Photo: Adam Morse on Unsplash

The Third Annual Houston Centered Policy Challenge highlighted how the Bayou City can tackle affordable housing in extremely unique ways.

Affordable housing in America has been described as a crisis and a ticking time bomb, but buying a home wasn't always like this.

The NAHB/Wells Fargo Housing Opportunity Index shows that the peak of housing affordability was reached in 2012 when 78 percent of new and existing home sales were affordable for a typical family based on their incomes and current interest rates.

By the third quarter of 2018, that score of 78 had plummeted to 56, meaning only 56 percent of home sales were affordable.

Noticing these negative trends in homeownership and housing affordability, Rice University's Center for Civic Leadership hosted its Third Annual Houston Centered Policy Challenge focussing on affordable housing in the Bayou City.

Eight groups made up of 22 undergraduate Rice students presented their proposals to a group of judges consisting of city leaders and housing experts from around Houston. The judges of the presentations included Dwight Boykins, Houston city council member; Tory Gunsolley, president and CEO of the Houston Housing Authority; Amanda Timm, executive director of Local Initiatives Support Corporation; Tom McCasland, director of the City of Houston's Housing and Community Development department and Stephan Fairfield, founder and CEO of Covenant Community Capital. 

The groups' presentations highlighted ideas ranging from residential developers being required to build 10 percent of their new developments towards affordable housing, landlord incentives for housing voucher holders, intergenerational housing with elderly tenants being mixed with college students, affordable housing planning near transit lines and others.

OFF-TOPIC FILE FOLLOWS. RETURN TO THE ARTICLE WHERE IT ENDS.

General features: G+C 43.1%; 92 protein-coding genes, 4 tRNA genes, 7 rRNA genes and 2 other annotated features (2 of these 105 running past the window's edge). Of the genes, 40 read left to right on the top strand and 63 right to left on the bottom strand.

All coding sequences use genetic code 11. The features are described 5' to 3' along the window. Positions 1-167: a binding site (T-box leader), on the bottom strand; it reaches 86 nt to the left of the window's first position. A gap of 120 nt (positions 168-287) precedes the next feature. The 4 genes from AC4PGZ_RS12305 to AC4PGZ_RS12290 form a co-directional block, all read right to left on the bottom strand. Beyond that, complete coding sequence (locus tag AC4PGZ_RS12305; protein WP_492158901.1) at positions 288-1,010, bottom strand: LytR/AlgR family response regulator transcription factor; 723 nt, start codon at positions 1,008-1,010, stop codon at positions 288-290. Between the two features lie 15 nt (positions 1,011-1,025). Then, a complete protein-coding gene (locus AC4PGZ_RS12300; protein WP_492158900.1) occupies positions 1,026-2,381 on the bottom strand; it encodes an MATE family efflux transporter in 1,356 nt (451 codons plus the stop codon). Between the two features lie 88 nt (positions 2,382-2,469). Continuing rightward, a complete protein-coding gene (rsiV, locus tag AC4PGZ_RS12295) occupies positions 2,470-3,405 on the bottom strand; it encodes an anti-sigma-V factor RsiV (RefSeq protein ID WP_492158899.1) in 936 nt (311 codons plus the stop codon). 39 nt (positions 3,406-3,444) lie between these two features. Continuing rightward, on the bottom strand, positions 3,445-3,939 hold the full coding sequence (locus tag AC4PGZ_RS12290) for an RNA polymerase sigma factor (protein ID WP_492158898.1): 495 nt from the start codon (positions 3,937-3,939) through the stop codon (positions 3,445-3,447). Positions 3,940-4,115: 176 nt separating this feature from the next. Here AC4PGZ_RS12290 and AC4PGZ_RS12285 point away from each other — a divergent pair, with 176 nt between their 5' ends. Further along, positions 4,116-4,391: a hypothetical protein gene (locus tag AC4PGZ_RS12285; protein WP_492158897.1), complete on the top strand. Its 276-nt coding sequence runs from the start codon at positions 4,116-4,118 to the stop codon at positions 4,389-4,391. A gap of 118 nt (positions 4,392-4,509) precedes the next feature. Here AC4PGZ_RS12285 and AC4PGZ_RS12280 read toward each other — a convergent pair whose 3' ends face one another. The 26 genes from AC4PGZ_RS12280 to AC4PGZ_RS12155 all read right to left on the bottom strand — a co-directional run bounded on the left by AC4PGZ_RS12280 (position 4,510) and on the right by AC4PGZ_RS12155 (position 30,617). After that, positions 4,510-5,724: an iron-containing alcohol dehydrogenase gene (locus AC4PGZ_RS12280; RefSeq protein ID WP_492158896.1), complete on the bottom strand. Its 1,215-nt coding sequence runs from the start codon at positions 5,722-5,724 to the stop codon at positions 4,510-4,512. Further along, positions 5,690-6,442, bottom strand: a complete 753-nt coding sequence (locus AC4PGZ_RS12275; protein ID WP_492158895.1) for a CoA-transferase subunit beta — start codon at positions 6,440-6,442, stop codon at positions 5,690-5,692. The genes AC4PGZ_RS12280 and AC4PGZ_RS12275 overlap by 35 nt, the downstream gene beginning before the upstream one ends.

Out of the eight groups, the judges chose the top three and one "people's choice" award.  Following the presentations, Boykins told the students encouragingly, "You guys are the future. Every presentation was awesome and I'd give everyone an A."

People's choice - Healthy housing metric

While affordable housing developments require a lengthy check-list to be approved in a specific location, environmental pollution is a minor requirement in Texas, according to Rice students Maheen Khizar, Alice Liu and Isabel Kilroy. For their affordable housing presentation, they focused on how proposed housing needs to be on land that isn't exposed to extreme environmental pollution.

"Air pollution comes from refineries and traffic emissions. The majority of these are concentrated in the East End and the Ship Channel," Liu said. "The respiratory hazard index of Houston shows that there are a higher number of respiratory cases in this area of Houston than on the west side," noting that affordable housing developments and homes are also largely located in areas that are high on the respiratory hazard index, too. 

Therefore, the team proposed "to interweave the environmental requirement set throughout the criteria for new affordable housing developments" by the city code. 

Third place – Reporting code violations

Renters have legal rights to the quality of housing they pay for, though, for some, there is a fear to report maintenance to their landlords, so too many live in unhealthy or unsafe environments.  

"The majority of the reporting requires identification and people are afraid to report out of fear of their immigration status," Johnston French said. "Tenants have established rights, but they're scared to speak up due to their immigration status." He and his team, including Oria Wilson-Iguade and Katherine Nguyen, presented a proposal that established a resident representative to work as an advocate for the other tenants to get things done with the landlord and to take the complaints to the city if the landlord didn't comply. 

For their research, the team spoke to residents in the Gulfton area in Houston. "Gulton is very diverse, highly dense, primarily low-income and comprised of immigrants," Nguyen said. "The population is majority immigrant so there’s this fear that if they would report these violations, their immigrant status would be threatened, so there’s a lack of trust here. People aren’t reporting them because of fear of government and we want to build that trust more."